It appear customary to utilize a linear relationship of utility in terms of inputs- like, if you have, say, 10 hedons, then that converts to 10 utils. This makes sense, since if you value hedons then it’s not like one is better than the other.
There also is the system of evaluating using average utils. This has all the typical pitfalls of using averages, but could possibly be solved with judicious usage of complex statistical methods. I don’t know any complex statistical methods so I will not use the system of average utils.
No one seems to use a combination of various types of utility, which makes very little sense. In real life people value various different things. The actual mathematics are likely fiddley squiddley and, while interesting, time-consuming to model; but I will propose a intuition-based system after evaluating the various utilitarianisms. We shall call systems like my proposed system holistic systems.
It also appears customary to utilize a linear relationship of population members to utility. This strikes me as flawed, at least assuming one population. Increasing the population doesn’t necessarily scale linearly to utility. A logarithmic, logistic, or shifting geometric pattern approaching a limit would be a better system until we have e.g. space travel or access to other realms.
This article will also try to avoid certain pitfalls of thought experiments by making assumptions/implications either explicit or nullified.
I’m not quite sure! We appear to be able to choose between hedonics, non-suffering, preference, and eudaemonia. Let’s evaluate all of these:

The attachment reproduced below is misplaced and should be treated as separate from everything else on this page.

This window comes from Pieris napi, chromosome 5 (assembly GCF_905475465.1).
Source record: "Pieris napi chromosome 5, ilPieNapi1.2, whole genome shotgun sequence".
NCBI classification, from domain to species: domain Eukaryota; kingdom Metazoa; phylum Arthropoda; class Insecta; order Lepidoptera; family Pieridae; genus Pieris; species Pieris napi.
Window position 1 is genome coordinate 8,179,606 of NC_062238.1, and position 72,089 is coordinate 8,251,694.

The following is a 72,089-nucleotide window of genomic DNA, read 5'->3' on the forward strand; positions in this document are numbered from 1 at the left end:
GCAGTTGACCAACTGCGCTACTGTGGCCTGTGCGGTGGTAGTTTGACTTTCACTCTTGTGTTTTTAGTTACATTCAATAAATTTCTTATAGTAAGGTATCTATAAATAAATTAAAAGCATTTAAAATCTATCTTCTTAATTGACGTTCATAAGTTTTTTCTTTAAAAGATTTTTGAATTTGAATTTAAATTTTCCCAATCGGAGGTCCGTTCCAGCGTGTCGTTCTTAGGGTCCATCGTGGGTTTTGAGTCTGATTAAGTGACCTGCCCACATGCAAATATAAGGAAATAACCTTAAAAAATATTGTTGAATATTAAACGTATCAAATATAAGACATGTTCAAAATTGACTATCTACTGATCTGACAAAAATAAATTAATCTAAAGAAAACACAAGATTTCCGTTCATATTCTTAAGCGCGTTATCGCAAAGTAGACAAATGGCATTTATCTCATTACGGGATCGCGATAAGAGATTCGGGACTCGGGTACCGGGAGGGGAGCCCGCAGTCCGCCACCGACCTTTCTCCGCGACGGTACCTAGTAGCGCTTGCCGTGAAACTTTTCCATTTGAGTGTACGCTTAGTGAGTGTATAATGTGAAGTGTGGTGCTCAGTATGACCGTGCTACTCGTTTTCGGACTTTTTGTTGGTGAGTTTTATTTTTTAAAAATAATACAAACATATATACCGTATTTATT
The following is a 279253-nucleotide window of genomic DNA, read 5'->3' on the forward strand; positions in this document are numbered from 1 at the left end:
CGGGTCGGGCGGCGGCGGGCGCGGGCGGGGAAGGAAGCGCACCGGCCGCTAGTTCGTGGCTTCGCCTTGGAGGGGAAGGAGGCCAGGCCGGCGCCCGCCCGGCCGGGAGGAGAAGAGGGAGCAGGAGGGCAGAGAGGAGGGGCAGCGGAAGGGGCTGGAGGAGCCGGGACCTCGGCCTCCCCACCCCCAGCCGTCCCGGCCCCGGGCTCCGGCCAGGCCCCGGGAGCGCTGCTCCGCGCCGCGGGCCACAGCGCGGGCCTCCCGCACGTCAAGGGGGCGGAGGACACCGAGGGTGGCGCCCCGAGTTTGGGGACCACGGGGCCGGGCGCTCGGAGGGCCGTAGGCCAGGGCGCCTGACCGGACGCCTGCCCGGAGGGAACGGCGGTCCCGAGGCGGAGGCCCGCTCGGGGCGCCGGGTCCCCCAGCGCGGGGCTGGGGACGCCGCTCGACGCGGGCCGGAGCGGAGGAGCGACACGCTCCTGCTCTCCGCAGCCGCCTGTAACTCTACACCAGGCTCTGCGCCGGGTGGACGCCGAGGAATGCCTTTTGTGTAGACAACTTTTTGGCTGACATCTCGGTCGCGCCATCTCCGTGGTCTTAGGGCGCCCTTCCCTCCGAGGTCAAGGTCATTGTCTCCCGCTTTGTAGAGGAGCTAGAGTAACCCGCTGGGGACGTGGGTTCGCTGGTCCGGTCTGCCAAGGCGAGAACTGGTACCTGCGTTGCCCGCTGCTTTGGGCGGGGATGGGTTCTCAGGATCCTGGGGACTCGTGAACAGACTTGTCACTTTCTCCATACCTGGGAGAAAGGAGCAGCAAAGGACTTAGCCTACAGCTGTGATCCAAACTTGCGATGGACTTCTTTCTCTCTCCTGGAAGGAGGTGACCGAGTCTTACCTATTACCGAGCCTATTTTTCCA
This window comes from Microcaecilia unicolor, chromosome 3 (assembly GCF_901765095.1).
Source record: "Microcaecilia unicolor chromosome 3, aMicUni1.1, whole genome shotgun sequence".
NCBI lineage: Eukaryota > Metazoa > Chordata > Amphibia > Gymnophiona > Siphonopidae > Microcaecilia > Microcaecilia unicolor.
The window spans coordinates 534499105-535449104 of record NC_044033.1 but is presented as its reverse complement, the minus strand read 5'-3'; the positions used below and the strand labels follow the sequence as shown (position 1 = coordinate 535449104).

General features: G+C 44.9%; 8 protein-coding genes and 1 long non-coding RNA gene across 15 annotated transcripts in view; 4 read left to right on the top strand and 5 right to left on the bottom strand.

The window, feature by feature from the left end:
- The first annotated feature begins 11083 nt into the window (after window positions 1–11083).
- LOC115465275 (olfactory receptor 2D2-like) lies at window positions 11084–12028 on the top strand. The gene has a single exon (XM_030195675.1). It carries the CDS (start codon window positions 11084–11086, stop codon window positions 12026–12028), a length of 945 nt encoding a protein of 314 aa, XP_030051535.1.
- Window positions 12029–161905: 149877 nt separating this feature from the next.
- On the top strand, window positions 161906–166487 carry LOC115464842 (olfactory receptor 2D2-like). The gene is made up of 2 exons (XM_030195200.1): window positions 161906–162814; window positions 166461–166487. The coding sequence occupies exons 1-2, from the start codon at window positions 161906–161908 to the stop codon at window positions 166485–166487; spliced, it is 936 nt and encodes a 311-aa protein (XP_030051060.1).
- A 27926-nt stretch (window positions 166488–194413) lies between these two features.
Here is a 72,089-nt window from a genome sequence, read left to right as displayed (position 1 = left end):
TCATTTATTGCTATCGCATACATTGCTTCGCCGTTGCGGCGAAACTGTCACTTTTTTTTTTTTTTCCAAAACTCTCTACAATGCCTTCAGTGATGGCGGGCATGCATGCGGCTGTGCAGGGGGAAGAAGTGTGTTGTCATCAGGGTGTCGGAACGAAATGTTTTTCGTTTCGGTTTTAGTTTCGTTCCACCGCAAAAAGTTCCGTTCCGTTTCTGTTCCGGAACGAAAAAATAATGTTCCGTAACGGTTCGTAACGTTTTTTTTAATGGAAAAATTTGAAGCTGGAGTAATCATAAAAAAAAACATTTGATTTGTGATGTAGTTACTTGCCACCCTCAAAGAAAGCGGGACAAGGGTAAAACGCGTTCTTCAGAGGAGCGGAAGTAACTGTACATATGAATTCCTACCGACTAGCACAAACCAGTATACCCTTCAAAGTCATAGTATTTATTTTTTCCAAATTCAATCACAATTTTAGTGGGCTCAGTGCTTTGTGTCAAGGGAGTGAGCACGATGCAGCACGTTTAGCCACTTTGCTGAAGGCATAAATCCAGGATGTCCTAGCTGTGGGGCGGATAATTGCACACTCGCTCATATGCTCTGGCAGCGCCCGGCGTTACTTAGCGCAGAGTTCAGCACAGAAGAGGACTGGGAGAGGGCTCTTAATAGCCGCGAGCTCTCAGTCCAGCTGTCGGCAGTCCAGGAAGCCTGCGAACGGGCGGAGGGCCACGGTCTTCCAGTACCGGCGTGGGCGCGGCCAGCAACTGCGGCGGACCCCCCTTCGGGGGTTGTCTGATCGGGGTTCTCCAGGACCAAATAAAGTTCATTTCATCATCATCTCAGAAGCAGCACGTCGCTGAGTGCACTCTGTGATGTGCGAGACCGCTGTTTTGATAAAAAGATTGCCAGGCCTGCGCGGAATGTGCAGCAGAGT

This is the system of maximizing happiness.
Some objections indicate that we might end up forcing people to wirehead or that we might end up maximizing happiness at the expense of achievements, motivation, technology, or long-term protection.
We minimize suffering.
Unfortunately, this implies that we should be striving to kill everything which might possibly suffer, and then tile the world with nonsuffering, which likely precludes a happiness function, as any resources used for happiness are not being used to prevent suffering. There are obviously other ways to minimize suffering, but this utilitarianism makes no distinguishment between different methods except for how efficiently etc. they reach towards nonsuffering.
Maximizing the fulfillment of preferences.
Requires a large superstructure to figure out what preferences to maximize, and doesn’t distinguish between different preferences.
I’m honestly not quite sure what eudaemonia is, only that it is sort of mystical and includes everything that people would see as a good thing.
If anyone would is able to define it more extensively, I would be grateful. As it is, it seems somewhat handwave-y. “Oh, look at this ~thing~ that I think would be good to have! Let’s try to maximize that!”
What’s left? My own preferred version of utilitarianism, which I call:
This maximizes the ability to refuse to do things.
It seems mostly harmless and possibly good, and can be achieved by means of the contract plan. It avoids the pitfalls of preference utilitarianism, and somewhat ignores tiling problems necessitates the existence of choices, things to do, and entities that can refuse. It distinguishes between various types of refusal by choosing the ones that maximize overall agency.
Unfortunately, it says nothing about happiness or welfare.
The largest problem extant for all of the above is tiling- the idea that an entity maximizing any of these could destroy people and replace it with itself. If we really value these exclusively, we would be in favor of this- unless there was something else we valued that humans had.